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Akeidas Yitzchok was the hardest test that Hashem gave to Avraham. Yet Yitzchok knew and also agreed to go along with it. Then why is it considered a bigger test for Avraham than for Yitzchok?

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I would much rather sacrifice myself to Hashem than my son, my only son, the one whom I love and will become a great nation through. –  zaq Nov 4 '11 at 13:37

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This is discussed by Abarbanel (Bereshis 22). He explains previous commentators as understanding that Avraham's pain in killing his own son, although less than Yitzchak's pain of actually being killed, would last throughout the rest of his life, and thus would have been much worse than Yitzchak's pain. In his words:

ואם כן יצחק שמסר עצמו לשחיטה עם היות צער המות שלו יותר גדול מצער אביו שישחטהו הנה צערו לא היה מתמיד כי מיד שישחט לא ירגיש כלום ולא יצטער עוד. אבל הזקן ההורג את בנו יהיה צערו מתמיד ומרת נפשו קודם השחיטה ובעת השחיטה ואחריה כל ימי חייו יום ולילה לא ישבות. ולכן היה ראוי ליחס פלא המעשה הזה לאברחם ולא ליצחק

[I myself, however, disagree with the assumption that Avraham's pain would have been less than Yitzchak's at all. It makes more sense to me, as @zaq wrote in the comments, that it is harder to kill one's "only" son than to be killed himself.]

Abarbanel, however, feels that although the above may be true, Yitzchak should have at least been given some credit while we don't really find that he is given much at all. Therefore, he disagrees with your basic assumption: Yet Yitzchok knew and also agreed to go along with it. He believes, rather, that Yitzchak was unaware that he was going to be offered as a sacrifice until his father actually tied him onto the mizbeach. Thus, he doesn't really deserve as much credit, since he did not actually go through with the plan willingly.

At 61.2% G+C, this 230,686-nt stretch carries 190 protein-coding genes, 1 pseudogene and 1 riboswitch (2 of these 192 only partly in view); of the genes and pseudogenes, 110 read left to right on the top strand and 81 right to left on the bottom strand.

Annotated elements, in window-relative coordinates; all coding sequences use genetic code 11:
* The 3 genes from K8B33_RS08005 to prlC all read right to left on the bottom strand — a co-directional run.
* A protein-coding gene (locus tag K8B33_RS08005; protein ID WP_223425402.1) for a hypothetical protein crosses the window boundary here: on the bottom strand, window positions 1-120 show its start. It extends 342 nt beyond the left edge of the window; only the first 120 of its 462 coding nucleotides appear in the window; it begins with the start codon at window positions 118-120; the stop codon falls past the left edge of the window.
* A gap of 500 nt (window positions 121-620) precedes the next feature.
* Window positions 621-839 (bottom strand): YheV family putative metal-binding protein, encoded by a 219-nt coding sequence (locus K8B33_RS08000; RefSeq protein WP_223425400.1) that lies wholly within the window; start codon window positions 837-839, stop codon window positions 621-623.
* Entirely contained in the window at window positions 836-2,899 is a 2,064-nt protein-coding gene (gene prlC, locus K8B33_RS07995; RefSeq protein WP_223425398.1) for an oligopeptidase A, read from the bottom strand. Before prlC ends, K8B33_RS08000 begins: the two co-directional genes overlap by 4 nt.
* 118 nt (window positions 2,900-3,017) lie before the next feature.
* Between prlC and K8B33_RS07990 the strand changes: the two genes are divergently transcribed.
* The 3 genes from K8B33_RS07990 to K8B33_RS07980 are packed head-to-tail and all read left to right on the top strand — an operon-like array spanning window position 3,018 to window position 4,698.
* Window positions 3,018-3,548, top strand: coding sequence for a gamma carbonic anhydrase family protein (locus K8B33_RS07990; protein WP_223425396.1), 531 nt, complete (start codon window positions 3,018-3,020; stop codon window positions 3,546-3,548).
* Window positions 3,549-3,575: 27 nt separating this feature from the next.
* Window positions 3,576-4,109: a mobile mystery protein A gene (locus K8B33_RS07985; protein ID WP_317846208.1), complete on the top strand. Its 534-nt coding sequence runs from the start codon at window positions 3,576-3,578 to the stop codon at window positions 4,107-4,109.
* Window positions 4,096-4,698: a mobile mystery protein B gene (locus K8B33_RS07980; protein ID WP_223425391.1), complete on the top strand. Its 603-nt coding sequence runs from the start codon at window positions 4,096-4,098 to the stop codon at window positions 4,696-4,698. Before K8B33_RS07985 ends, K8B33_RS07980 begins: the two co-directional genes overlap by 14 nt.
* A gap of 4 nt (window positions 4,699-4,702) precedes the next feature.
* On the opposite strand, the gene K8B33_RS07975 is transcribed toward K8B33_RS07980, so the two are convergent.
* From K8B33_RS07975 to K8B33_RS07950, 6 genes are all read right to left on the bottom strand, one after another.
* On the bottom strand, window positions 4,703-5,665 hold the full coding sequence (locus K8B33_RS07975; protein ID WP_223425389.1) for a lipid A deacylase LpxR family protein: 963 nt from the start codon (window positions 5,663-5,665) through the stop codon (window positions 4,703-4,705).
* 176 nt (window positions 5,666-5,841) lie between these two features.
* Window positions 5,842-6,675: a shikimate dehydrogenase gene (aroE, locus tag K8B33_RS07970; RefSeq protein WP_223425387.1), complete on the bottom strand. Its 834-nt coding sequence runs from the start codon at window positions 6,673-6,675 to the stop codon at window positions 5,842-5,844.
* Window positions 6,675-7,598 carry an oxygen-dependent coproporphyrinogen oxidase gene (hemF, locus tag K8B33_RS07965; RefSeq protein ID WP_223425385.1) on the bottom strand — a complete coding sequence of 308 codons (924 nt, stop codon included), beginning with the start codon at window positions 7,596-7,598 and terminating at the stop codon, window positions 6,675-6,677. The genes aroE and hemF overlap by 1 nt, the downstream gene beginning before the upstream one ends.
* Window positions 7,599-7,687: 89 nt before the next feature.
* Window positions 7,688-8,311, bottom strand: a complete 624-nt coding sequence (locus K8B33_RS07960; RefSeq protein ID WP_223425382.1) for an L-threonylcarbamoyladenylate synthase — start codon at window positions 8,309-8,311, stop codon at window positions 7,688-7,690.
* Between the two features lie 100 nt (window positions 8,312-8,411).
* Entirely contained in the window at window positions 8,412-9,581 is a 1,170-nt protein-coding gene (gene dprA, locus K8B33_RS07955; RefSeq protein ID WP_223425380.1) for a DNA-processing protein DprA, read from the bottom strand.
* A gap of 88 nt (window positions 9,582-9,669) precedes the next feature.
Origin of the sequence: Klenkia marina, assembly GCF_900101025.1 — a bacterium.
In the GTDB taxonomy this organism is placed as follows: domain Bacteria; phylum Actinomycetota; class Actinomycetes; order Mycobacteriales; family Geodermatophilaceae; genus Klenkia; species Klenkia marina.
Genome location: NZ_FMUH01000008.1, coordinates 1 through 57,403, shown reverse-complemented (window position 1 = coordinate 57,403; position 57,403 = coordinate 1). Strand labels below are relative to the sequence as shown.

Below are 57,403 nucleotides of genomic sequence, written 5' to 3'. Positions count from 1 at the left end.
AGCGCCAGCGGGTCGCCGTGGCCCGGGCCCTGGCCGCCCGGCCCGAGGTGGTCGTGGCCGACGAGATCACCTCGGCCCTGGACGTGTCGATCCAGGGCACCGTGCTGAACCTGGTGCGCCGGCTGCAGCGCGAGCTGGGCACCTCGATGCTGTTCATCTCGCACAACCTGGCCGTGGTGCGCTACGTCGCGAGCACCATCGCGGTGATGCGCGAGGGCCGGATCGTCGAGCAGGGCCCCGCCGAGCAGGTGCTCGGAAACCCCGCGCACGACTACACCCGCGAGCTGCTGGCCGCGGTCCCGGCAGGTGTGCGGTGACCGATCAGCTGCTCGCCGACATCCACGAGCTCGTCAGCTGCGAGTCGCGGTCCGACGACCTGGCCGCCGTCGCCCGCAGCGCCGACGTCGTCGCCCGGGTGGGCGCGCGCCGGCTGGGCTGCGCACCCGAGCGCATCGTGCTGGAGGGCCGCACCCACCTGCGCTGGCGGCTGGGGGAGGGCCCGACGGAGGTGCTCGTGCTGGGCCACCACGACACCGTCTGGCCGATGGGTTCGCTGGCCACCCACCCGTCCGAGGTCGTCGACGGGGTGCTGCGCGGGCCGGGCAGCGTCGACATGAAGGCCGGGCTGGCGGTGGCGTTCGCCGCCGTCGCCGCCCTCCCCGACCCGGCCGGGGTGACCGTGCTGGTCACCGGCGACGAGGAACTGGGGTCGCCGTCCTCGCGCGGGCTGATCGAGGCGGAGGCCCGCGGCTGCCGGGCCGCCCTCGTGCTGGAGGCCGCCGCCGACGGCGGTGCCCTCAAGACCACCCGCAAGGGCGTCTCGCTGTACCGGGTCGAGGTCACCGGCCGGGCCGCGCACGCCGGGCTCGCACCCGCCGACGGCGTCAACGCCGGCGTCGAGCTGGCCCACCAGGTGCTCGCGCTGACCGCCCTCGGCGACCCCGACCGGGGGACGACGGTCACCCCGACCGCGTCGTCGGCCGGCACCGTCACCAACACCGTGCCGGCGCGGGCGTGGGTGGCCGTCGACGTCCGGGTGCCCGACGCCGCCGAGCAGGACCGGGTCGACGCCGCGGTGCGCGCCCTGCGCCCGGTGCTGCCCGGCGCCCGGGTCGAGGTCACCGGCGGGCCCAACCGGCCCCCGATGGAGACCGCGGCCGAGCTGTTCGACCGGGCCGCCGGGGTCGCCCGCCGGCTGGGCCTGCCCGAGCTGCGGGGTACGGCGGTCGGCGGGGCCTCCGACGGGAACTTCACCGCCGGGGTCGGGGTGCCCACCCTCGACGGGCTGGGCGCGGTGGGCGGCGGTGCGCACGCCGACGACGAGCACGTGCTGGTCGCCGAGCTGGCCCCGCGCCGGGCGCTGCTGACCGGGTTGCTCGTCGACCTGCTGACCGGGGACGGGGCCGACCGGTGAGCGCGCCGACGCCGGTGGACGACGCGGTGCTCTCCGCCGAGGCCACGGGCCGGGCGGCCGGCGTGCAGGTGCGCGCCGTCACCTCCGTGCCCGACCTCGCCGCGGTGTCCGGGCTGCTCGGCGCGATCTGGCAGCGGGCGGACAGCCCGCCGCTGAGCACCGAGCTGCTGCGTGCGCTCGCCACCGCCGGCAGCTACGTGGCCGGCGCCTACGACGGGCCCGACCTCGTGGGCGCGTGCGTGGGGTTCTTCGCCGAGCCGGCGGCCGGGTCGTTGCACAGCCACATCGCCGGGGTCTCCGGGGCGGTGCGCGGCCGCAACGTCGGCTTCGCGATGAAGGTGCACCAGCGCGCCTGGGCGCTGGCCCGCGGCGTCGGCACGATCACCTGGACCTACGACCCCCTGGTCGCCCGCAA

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Isaac, at 37, couldn't figure it out on the way? Plus, he couldn't have overpowered (not that he would) his 137-year-old father? Whew, that's an interesting Abarbanel. –  HodofHod Nov 4 '11 at 18:18
    
@HodofHod, or 13, depending on how you read the timing. –  Monica Cellio Nov 4 '11 at 18:31
    
@HodofHod, your concerns are addressed by Abarbanel (bottom of second column in the link). –  jake Nov 4 '11 at 19:55
    
jake. Just to make sure I'm understanding him properly, he's saying that Yitzchak thought it was a show? It was all to be strictly symbolical? –  HodofHod Nov 4 '11 at 21:39
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@HodofHod, As fall as I can tell, yes. Yitzchak thought this whole episode was symbolic as setting him up to be "sacrificed" to God, in that he would dedicate the rest of his life to the service of God. It never even occurred to Yitzchak that Avraham intended to actually sacrifice him, which makes sense. If your father took you out to the mountains, even though you were alone and brought along appropriate materials for sacrifice, would you think for a second that he would actually slaughter you? –  jake Nov 6 '11 at 0:04

The Tzemach Tzedek, in Derech Mitzvosecha 186b brings this same question in the name of R' Menachem Mendel of Horodok. He asks it much the same as you did, but he adds that Yitzchak was 37, and if he had wanted to.....:

ובזה ית' מה דקשיא טובא מדוע יחס הכתוב נסיון דעקידה לאברהם הלא יותר היה נסיון ליצחק וכדאי' קושיא זו בזהר שהרי יצחק הי' אז בן ל"ז שנה, ואילו לא רצה כו

R' Menachem Mendel answers that the main point of this story is not "mesirus nefesh" (self-sacrifice) at all. The Patriarchs were all "chariots" (completely subservient, as a chariot to the rider) to the Divine Will. Any one of them could, and would (and did), lay down their life for G-d. So the fact that Yitzchak did that is not so amazing. (Plus, as @Menachem says in his answer, Yitzchak may have even asked for this test).